A recent lecture by Peter Leithart:
Attempting to interpret and isolated chapter from a book or an isolated scene from a movie is not a recipe for success. Events viewed out of context are events without meaning. We are forced to read purpose into them based upon our own presuppositions, our own context. This is part of the reason why moderns have such trouble with the Bible. We have been taught to read it by an army of Andy Warhols, men with no sense of narrative. Placing an image outside its usual context renders it an open invitation for the reader to fill the hole with whatever seems right in his own eyes.
How does Peter see the apocalyptic imagery of Joel in the events of Acts 2?
The first step is to take note of the context of Joel’s prophecy. It is the coming destruction of Jerusalem in 586 BC.
And it shall come to pass that everyone who calls on the name of the Lord shall be saved. For in Mount Zion and in Jerusalem there shall be those who escape, as the Lord has said, and among the survivors shall be those whom the Lord calls. (Joel 2:32)
Even if we identify the context, it may sound to us as if Joel is still looking forward to the first century events at the end of his predictions. The unfortunate chapter break between 2 and 3 stops us reading further, but if we keep reading without a break, the beginning of chapter 3 makes it clear that Joel is still speaking about the restoration from exile. God would judge all the Canaanite nations, including Israel, who had behaved like a Canaanite. But only Israel would resurface from the “flood” of Babylonian control, while all the Canaanite powers remained scattered forever. And Israel would be vindicated across the world, from India to Ethiopia, in the events of the book of Esther (predicted in Ezekiel 38-39).
This means that the particular “day of judgment” had already passed by the time Peter quoted the prophet, so he is not quoting the prophecy to announce its soon fulfillment. He is, however, announcing a similar destruction of Jerusalem and its Temple, with all that this entails.
The letters to the pastors of the seven churches in Asia are a prophecy of the history of the Church, according to dispensationalist Bible teachers. For interpreters who are committed to a “literal” hermeneutic, this is bending the rules in the direction of a “literary” hermeneutic, which is excellent. However, they apply the letters to the wrong future, and overlook the obvious allusions to the past.
The first verses of 2 Thessalonians 2 have been an unnecessary battle ground. The Day of the Lord would not come until after the Man of Sin had been revealed. This reasoning seems obvious to Paul. It should be obvious to us if we know the early chapters of Genesis and their corporate expression in Israel’s festal calendar.
James Jordan’s must-have Revelation lecture series
In this final post on the structure of Ephesians, we will cover stage 6 (Conquest/Atonement) and stage 7 (Glorification/Booths). (Unfortunately, I can’t refer to them as cycles because there are 8 cycles, as previously discussed.)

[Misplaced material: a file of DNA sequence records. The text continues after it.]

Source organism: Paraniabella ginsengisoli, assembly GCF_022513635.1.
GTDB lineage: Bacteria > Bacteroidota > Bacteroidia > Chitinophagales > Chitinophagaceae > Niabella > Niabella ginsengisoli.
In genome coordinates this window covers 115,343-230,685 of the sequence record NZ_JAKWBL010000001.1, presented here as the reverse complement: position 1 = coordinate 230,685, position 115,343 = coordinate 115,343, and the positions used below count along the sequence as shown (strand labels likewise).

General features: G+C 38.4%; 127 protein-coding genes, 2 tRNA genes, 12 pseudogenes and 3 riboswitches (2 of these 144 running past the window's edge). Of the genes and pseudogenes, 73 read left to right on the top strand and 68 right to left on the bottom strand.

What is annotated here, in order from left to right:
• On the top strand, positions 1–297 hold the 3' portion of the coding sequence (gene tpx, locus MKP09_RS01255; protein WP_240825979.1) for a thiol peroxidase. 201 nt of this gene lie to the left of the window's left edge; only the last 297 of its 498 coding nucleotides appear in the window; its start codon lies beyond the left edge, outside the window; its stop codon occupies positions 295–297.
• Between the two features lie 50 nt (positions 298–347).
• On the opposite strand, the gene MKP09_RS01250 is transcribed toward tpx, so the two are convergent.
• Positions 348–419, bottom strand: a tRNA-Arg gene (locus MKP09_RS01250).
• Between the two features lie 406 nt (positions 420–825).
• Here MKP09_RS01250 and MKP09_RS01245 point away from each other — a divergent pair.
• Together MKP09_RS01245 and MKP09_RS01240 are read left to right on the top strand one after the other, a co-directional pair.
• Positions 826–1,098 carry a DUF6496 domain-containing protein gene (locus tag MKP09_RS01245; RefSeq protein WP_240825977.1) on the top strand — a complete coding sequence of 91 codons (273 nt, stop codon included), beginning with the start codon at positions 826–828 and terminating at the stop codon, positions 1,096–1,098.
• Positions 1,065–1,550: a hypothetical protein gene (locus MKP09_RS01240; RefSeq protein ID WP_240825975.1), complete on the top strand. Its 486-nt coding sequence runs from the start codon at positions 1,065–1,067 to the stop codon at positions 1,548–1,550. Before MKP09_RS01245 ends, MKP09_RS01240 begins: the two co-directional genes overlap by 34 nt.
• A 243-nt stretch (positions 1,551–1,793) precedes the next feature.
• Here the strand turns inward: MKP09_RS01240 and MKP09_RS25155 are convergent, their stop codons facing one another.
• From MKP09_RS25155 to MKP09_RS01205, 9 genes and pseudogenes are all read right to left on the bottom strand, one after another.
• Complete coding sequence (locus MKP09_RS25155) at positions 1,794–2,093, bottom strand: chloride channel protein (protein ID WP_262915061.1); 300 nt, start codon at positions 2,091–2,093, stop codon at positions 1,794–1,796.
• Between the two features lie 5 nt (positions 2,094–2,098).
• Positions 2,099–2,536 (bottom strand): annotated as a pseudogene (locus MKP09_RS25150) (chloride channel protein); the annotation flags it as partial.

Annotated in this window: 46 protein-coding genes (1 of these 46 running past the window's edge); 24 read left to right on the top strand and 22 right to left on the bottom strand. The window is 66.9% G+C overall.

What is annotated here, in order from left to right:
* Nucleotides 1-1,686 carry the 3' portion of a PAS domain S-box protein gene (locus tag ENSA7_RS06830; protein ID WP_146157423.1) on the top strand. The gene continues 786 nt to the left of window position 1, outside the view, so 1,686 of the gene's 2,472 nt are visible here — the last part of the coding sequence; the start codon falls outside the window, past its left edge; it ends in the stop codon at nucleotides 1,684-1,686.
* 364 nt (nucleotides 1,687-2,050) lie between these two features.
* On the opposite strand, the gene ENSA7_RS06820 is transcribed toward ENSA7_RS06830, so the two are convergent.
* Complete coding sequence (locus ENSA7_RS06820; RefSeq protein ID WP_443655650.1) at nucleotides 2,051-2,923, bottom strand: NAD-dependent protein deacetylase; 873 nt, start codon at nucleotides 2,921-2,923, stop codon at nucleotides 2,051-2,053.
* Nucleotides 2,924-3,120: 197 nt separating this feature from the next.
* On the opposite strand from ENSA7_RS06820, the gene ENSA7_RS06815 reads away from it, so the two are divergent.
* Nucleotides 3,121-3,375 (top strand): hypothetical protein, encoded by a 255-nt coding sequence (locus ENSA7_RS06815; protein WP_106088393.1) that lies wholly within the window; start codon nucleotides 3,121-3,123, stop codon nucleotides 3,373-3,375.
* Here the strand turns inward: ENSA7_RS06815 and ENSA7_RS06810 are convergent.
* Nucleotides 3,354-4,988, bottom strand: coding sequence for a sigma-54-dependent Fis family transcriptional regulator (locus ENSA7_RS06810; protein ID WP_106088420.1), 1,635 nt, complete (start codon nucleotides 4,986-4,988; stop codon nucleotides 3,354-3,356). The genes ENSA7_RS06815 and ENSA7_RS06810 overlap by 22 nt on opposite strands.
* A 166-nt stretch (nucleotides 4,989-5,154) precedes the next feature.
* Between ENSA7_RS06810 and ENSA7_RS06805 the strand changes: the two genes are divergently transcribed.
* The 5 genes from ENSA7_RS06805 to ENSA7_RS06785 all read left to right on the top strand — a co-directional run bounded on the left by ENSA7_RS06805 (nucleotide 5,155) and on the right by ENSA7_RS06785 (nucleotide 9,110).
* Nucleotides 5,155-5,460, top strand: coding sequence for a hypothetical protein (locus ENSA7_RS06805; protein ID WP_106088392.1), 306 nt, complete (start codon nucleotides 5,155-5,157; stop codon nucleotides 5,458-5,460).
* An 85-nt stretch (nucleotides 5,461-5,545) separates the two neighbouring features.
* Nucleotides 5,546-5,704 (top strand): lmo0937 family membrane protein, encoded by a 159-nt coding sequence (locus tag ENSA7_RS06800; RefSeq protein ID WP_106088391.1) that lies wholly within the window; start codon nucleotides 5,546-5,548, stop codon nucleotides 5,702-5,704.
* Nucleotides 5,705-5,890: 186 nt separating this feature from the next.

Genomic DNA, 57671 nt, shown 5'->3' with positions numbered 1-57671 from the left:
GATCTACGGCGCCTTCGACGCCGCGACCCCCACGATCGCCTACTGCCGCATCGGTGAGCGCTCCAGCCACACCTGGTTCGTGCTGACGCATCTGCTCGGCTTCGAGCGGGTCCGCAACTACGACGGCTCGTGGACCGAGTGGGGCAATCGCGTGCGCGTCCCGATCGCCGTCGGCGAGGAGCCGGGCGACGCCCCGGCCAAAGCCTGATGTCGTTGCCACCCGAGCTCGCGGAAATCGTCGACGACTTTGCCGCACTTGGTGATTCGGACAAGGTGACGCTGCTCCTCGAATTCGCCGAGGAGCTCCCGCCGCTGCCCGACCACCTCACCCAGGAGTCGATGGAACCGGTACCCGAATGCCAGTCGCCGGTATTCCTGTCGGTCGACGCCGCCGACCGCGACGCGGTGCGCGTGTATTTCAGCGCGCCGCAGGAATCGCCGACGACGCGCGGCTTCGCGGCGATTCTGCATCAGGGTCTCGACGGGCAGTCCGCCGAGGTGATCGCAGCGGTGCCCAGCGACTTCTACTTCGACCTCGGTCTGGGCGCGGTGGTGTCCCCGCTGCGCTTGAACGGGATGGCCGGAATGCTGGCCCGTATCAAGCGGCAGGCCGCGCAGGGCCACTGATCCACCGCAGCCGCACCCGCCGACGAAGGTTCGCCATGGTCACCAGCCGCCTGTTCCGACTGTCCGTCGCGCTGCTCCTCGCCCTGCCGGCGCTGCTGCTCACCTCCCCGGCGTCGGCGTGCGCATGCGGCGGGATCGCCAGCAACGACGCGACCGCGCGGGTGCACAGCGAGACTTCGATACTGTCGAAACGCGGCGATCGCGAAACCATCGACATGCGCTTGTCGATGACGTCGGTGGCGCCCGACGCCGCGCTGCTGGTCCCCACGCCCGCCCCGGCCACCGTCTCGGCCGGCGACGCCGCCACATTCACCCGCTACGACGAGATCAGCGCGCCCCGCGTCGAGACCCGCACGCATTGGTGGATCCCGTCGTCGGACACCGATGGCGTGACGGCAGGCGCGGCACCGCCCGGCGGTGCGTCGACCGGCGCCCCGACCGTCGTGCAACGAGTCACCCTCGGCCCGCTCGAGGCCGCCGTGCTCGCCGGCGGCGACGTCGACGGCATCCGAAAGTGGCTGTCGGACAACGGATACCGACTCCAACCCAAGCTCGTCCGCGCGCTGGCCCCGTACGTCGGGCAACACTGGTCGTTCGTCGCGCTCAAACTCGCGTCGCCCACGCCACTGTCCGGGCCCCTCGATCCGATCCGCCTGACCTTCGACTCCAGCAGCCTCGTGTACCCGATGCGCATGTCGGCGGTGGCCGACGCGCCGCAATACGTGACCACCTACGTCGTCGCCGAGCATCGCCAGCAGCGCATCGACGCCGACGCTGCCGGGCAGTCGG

A common interpretation of the “armor of God” relies on the assumption that Paul is using the kit of a Roman soldier as a metaphor. This shows how fragmented is our understanding of the Bible, an organic text which is not fragmented at all, and not reliant upon the various contemporary cultures anywhere near as much as we assume. The armor in Ephesians 6 is that of a priest, a priest with a sword, fulfilling his guard duty at the gate of God.
“For thus says the Lord of hosts: ‘Once more (it is a little while) I will shake heaven and earth, the sea and dry land…”
Many modern commentators hamstring various parts of the Bible so they don’t run against the grain of modern scientism and historical revisionism. They do this by “classifying” the bits of Scripture that offend modern theory into neat literary genres. “If Genesis is poetry, it can’t be historical,” and other stupidities. Nice try. Another one is “apocalyptic,” a genre which, to the eye of unbelief, might appear to actually exist.
It’s been a while since I blogged due to some pesky Russian hackers.
Well, it looks possible at this point that Ephesians actually has eight cycles, just as many of its “sevenfold” stanzas have eight lines. This is because step three reflects the Altar and the Table, the Land and the fruits of Day 3 (the first half of the cycle has a preliminary “filling”).
This means that the previous cycle, which spoke of the gifts to the Church, concerned the initial outpouring of the Spirit by Christ at His ascension. If that was the “three-and-a-half,” this next cycle must then be the Day 4, the governing lights, which seems to be the case as it begins with a reference to enlightenment, and proceeds to comment on what this looks like in the saints. If this is indeed the structure here, what follows below is the “Ethics opened” section of the epistle. The new Israel will not be given to harlotry in the wilderness, as the old one was.